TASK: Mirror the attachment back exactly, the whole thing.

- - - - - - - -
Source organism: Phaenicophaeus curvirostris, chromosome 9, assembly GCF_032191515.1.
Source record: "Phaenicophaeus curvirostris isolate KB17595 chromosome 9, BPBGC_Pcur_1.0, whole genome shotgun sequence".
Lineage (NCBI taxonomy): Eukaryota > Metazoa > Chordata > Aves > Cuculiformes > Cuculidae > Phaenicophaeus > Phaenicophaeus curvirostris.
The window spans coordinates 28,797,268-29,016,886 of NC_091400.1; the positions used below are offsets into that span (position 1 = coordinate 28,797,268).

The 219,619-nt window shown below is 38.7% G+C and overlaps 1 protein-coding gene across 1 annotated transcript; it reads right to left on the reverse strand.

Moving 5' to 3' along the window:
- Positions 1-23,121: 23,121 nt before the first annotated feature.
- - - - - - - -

Source organism: Phaenicophaeus curvirostris, chromosome 9, assembly GCF_032191515.1.
Source record: "Phaenicophaeus curvirostris isolate KB17595 chromosome 9, BPBGC_Pcur_1.0, whole genome shotgun sequence".
Lineage (NCBI taxonomy): Eukaryota > Metazoa > Chordata > Aves > Cuculiformes > Cuculidae > Phaenicophaeus > Phaenicophaeus curvirostris.
The window spans coordinates 28,797,268-29,016,886 of NC_091400.1; the positions used below are offsets into that span (position 1 = coordinate 28,797,268).

The 219,619-nt window shown below is 38.7% G+C and overlaps 1 protein-coding gene across 1 annotated transcript; it reads right to left on the reverse strand.

Moving 5' to 3' along the window:
- Positions 1-23,121: 23,121 nt before the first annotated feature.